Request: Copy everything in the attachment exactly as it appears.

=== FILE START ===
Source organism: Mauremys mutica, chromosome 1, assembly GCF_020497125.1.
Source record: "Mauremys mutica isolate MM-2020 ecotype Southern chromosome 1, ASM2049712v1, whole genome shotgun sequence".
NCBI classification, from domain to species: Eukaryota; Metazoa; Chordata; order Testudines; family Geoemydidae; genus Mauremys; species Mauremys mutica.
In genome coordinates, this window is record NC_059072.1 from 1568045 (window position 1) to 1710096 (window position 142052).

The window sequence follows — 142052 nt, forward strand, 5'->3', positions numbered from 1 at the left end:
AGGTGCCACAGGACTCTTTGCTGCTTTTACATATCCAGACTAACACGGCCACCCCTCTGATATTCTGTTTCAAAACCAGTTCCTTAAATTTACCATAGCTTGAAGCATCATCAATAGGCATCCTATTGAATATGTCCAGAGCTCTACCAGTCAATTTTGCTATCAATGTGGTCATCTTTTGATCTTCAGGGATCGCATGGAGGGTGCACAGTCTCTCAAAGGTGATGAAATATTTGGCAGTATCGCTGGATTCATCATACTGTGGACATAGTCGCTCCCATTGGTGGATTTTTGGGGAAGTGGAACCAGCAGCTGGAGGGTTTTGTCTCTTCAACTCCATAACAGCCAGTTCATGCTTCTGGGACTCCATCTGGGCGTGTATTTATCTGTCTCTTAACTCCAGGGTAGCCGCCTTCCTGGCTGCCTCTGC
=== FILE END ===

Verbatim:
Source organism: Mauremys mutica, chromosome 1, assembly GCF_020497125.1.
Source record: "Mauremys mutica isolate MM-2020 ecotype Southern chromosome 1, ASM2049712v1, whole genome shotgun sequence".
NCBI classification, from domain to species: Eukaryota; Metazoa; Chordata; order Testudines; family Geoemydidae; genus Mauremys; species Mauremys mutica.
In genome coordinates, this window is record NC_059072.1 from 1568045 (window position 1) to 1710096 (window position 142052).

The window sequence follows — 142052 nt, forward strand, 5'->3', positions numbered from 1 at the left end:
AGGTGCCACAGGACTCTTTGCTGCTTTTACATATCCAGACTAACACGGCCACCCCTCTGATATTCTGTTTCAAAACCAGTTCCTTAAATTTACCATAGCTTGAAGCATCATCAATAGGCATCCTATTGAATATGTCCAGAGCTCTACCAGTCAATTTTGCTATCAATGTGGTCATCTTTTGATCTTCAGGGATCGCATGGAGGGTGCACAGTCTCTCAAAGGTGATGAAATATTTGGCAGTATCGCTGGATTCATCATACTGTGGACATAGTCGCTCCCATTGGTGGATTTTTGGGGAAGTGGAACCAGCAGCTGGAGGGTTTTGTCTCTTCAACTCCATAACAGCCAGTTCATGCTTCTGGGACTCCATCTGGGCGTGTATTTATCTGTCTCTTAACTCCAGGGTAGCCGCCTTCCTGGCTGCCTCTGC